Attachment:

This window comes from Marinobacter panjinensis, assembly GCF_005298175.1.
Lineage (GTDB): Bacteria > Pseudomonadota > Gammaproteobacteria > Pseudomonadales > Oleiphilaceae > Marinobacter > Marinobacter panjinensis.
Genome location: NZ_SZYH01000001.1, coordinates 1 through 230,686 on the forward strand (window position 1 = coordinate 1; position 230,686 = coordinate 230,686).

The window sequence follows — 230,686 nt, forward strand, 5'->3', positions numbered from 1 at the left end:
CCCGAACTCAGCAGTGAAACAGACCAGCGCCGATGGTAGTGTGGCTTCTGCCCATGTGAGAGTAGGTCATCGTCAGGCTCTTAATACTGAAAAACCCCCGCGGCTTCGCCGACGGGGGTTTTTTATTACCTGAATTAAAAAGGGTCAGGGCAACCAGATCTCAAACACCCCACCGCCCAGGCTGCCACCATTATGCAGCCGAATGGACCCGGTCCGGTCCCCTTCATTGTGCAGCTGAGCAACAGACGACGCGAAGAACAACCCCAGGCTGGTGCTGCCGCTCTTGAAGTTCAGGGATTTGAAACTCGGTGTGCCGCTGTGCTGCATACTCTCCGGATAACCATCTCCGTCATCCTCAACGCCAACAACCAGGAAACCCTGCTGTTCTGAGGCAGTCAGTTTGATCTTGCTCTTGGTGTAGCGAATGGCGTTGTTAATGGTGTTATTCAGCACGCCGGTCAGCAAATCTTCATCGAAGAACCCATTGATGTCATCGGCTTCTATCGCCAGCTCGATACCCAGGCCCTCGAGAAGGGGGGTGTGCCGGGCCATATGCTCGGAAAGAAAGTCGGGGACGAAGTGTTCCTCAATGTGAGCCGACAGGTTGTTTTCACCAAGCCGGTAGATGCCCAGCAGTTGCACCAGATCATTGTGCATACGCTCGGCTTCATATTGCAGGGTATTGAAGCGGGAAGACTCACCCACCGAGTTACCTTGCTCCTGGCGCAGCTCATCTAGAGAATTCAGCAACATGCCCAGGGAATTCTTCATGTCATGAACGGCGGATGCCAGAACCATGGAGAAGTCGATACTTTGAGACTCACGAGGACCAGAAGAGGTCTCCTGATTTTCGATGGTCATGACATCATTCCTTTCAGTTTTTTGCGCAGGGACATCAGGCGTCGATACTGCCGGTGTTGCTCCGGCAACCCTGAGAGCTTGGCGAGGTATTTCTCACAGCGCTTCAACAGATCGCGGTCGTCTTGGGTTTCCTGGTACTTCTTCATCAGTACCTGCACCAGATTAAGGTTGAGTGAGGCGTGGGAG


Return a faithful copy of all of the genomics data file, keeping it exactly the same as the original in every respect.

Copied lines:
This window comes from Marinobacter panjinensis, assembly GCF_005298175.1.
Lineage (GTDB): Bacteria > Pseudomonadota > Gammaproteobacteria > Pseudomonadales > Oleiphilaceae > Marinobacter > Marinobacter panjinensis.
Genome location: NZ_SZYH01000001.1, coordinates 1 through 230,686 on the forward strand (window position 1 = coordinate 1; position 230,686 = coordinate 230,686).

The window sequence follows — 230,686 nt, forward strand, 5'->3', positions numbered from 1 at the left end:
CCCGAACTCAGCAGTGAAACAGACCAGCGCCGATGGTAGTGTGGCTTCTGCCCATGTGAGAGTAGGTCATCGTCAGGCTCTTAATACTGAAAAACCCCCGCGGCTTCGCCGACGGGGGTTTTTTATTACCTGAATTAAAAAGGGTCAGGGCAACCAGATCTCAAACACCCCACCGCCCAGGCTGCCACCATTATGCAGCCGAATGGACCCGGTCCGGTCCCCTTCATTGTGCAGCTGAGCAACAGACGACGCGAAGAACAACCCCAGGCTGGTGCTGCCGCTCTTGAAGTTCAGGGATTTGAAACTCGGTGTGCCGCTGTGCTGCATACTCTCCGGATAACCATCTCCGTCATCCTCAACGCCAACAACCAGGAAACCCTGCTGTTCTGAGGCAGTCAGTTTGATCTTGCTCTTGGTGTAGCGAATGGCGTTGTTAATGGTGTTATTCAGCACGCCGGTCAGCAAATCTTCATCGAAGAACCCATTGATGTCATCGGCTTCTATCGCCAGCTCGATACCCAGGCCCTCGAGAAGGGGGGTGTGCCGGGCCATATGCTCGGAAAGAAAGTCGGGGACGAAGTGTTCCTCAATGTGAGCCGACAGGTTGTTTTCACCAAGCCGGTAGATGCCCAGCAGTTGCACCAGATCATTGTGCATACGCTCGGCTTCATATTGCAGGGTATTGAAGCGGGAAGACTCACCCACCGAGTTACCTTGCTCCTGGCGCAGCTCATCTAGAGAATTCAGCAACATGCCCAGGGAATTCTTCATGTCATGAACGGCGGATGCCAGAACCATGGAGAAGTCGATACTTTGAGACTCACGAGGACCAGAAGAGGTCTCCTGATTTTCGATGGTCATGACATCATTCCTTTCAGTTTTTTGCGCAGGGACATCAGGCGTCGATACTGCCGGTGTTGCTCCGGCAACCCTGAGAGCTTGGCGAGGTATTTCTCACAGCGCTTCAACAGATCGCGGTCGTCTTGGGTTTCCTGGTACTTCTTCATCAGTACCTGCACCAGATTAAGGTTGAGTGAGGCGTGGGAG